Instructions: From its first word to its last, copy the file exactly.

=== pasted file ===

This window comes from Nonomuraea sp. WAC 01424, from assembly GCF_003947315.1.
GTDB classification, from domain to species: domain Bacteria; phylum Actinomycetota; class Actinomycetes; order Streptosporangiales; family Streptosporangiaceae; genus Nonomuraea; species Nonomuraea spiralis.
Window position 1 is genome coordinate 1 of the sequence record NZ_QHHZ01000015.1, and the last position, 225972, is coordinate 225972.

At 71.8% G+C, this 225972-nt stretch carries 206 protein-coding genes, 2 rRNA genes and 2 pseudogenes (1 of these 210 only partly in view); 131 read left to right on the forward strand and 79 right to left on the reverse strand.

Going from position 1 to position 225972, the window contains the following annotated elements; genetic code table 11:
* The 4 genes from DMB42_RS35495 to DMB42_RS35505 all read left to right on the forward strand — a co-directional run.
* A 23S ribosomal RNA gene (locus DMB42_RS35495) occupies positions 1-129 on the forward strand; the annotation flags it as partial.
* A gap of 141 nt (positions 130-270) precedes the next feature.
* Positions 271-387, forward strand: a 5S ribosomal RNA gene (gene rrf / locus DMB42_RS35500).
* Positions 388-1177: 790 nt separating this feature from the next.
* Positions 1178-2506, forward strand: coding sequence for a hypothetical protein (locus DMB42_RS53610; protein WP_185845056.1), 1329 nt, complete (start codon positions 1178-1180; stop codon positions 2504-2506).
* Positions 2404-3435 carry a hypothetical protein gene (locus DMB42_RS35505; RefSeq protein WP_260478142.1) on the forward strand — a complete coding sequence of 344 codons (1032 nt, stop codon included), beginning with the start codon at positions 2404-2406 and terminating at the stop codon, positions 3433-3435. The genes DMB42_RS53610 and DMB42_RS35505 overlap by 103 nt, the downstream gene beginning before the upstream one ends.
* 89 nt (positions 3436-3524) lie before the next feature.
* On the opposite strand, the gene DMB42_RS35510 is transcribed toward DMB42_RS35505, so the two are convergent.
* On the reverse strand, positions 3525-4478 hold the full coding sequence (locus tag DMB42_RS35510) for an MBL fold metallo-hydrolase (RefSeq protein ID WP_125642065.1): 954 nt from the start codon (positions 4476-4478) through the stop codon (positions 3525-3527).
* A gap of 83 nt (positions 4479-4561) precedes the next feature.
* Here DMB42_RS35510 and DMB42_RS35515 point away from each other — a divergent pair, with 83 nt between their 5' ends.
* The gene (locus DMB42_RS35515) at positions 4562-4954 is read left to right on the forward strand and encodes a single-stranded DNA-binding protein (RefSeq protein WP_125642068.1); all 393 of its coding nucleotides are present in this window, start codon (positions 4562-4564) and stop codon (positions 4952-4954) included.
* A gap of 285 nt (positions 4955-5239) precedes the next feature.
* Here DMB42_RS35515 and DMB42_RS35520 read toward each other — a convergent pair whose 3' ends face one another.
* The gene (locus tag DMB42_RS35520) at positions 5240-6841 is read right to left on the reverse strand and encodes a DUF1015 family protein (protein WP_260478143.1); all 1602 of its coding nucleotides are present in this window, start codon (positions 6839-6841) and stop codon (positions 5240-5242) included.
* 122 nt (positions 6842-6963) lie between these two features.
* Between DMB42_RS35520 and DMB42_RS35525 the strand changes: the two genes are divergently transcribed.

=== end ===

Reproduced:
This window comes from Nonomuraea sp. WAC 01424, from assembly GCF_003947315.1.
GTDB classification, from domain to species: domain Bacteria; phylum Actinomycetota; class Actinomycetes; order Streptosporangiales; family Streptosporangiaceae; genus Nonomuraea; species Nonomuraea spiralis.
Window position 1 is genome coordinate 1 of the sequence record NZ_QHHZ01000015.1, and the last position, 225972, is coordinate 225972.

At 71.8% G+C, this 225972-nt stretch carries 206 protein-coding genes, 2 rRNA genes and 2 pseudogenes (1 of these 210 only partly in view); 131 read left to right on the forward strand and 79 right to left on the reverse strand.

Going from position 1 to position 225972, the window contains the following annotated elements; genetic code table 11:
* The 4 genes from DMB42_RS35495 to DMB42_RS35505 all read left to right on the forward strand — a co-directional run.
* A 23S ribosomal RNA gene (locus DMB42_RS35495) occupies positions 1-129 on the forward strand; the annotation flags it as partial.
* A gap of 141 nt (positions 130-270) precedes the next feature.
* Positions 271-387, forward strand: a 5S ribosomal RNA gene (gene rrf / locus DMB42_RS35500).
* Positions 388-1177: 790 nt separating this feature from the next.
* Positions 1178-2506, forward strand: coding sequence for a hypothetical protein (locus DMB42_RS53610; protein WP_185845056.1), 1329 nt, complete (start codon positions 1178-1180; stop codon positions 2504-2506).
* Positions 2404-3435 carry a hypothetical protein gene (locus DMB42_RS35505; RefSeq protein WP_260478142.1) on the forward strand — a complete coding sequence of 344 codons (1032 nt, stop codon included), beginning with the start codon at positions 2404-2406 and terminating at the stop codon, positions 3433-3435. The genes DMB42_RS53610 and DMB42_RS35505 overlap by 103 nt, the downstream gene beginning before the upstream one ends.
* 89 nt (positions 3436-3524) lie before the next feature.
* On the opposite strand, the gene DMB42_RS35510 is transcribed toward DMB42_RS35505, so the two are convergent.
* On the reverse strand, positions 3525-4478 hold the full coding sequence (locus tag DMB42_RS35510) for an MBL fold metallo-hydrolase (RefSeq protein ID WP_125642065.1): 954 nt from the start codon (positions 4476-4478) through the stop codon (positions 3525-3527).
* A gap of 83 nt (positions 4479-4561) precedes the next feature.
* Here DMB42_RS35510 and DMB42_RS35515 point away from each other — a divergent pair, with 83 nt between their 5' ends.
* The gene (locus DMB42_RS35515) at positions 4562-4954 is read left to right on the forward strand and encodes a single-stranded DNA-binding protein (RefSeq protein WP_125642068.1); all 393 of its coding nucleotides are present in this window, start codon (positions 4562-4564) and stop codon (positions 4952-4954) included.
* A gap of 285 nt (positions 4955-5239) precedes the next feature.
* Here DMB42_RS35515 and DMB42_RS35520 read toward each other — a convergent pair whose 3' ends face one another.
* The gene (locus tag DMB42_RS35520) at positions 5240-6841 is read right to left on the reverse strand and encodes a DUF1015 family protein (protein WP_260478143.1); all 1602 of its coding nucleotides are present in this window, start codon (positions 6839-6841) and stop codon (positions 5240-5242) included.
* 122 nt (positions 6842-6963) lie between these two features.
* Between DMB42_RS35520 and DMB42_RS35525 the strand changes: the two genes are divergently transcribed.